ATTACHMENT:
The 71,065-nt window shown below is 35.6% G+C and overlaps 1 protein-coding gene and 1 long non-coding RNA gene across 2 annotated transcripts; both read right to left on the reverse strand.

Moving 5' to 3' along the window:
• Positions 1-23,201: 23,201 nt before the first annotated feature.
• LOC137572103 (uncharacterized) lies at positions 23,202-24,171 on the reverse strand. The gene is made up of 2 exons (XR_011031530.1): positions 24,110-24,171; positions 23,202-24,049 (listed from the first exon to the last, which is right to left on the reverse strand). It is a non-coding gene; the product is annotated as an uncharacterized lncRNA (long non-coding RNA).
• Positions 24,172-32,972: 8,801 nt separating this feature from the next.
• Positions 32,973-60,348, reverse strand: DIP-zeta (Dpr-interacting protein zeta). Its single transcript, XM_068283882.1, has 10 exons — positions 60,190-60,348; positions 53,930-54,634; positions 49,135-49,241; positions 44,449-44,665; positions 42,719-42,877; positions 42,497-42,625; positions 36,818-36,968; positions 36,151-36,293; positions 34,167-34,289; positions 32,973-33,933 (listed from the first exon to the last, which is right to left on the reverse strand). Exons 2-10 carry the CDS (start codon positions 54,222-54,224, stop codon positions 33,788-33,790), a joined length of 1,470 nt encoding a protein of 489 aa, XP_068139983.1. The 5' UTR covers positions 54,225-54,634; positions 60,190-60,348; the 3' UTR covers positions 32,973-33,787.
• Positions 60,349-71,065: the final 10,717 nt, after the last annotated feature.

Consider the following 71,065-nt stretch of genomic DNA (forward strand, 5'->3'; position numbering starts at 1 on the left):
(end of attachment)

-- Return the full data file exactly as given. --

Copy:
The 71,065-nt window shown below is 35.6% G+C and overlaps 1 protein-coding gene and 1 long non-coding RNA gene across 2 annotated transcripts; both read right to left on the reverse strand.

Moving 5' to 3' along the window:
• Positions 1-23,201: 23,201 nt before the first annotated feature.
• LOC137572103 (uncharacterized) lies at positions 23,202-24,171 on the reverse strand. The gene is made up of 2 exons (XR_011031530.1): positions 24,110-24,171; positions 23,202-24,049 (listed from the first exon to the last, which is right to left on the reverse strand). It is a non-coding gene; the product is annotated as an uncharacterized lncRNA (long non-coding RNA).
• Positions 24,172-32,972: 8,801 nt separating this feature from the next.
• Positions 32,973-60,348, reverse strand: DIP-zeta (Dpr-interacting protein zeta). Its single transcript, XM_068283882.1, has 10 exons — positions 60,190-60,348; positions 53,930-54,634; positions 49,135-49,241; positions 44,449-44,665; positions 42,719-42,877; positions 42,497-42,625; positions 36,818-36,968; positions 36,151-36,293; positions 34,167-34,289; positions 32,973-33,933 (listed from the first exon to the last, which is right to left on the reverse strand). Exons 2-10 carry the CDS (start codon positions 54,222-54,224, stop codon positions 33,788-33,790), a joined length of 1,470 nt encoding a protein of 489 aa, XP_068139983.1. The 5' UTR covers positions 54,225-54,634; positions 60,190-60,348; the 3' UTR covers positions 32,973-33,787.
• Positions 60,349-71,065: the final 10,717 nt, after the last annotated feature.

Consider the following 71,065-nt stretch of genomic DNA (forward strand, 5'->3'; position numbering starts at 1 on the left):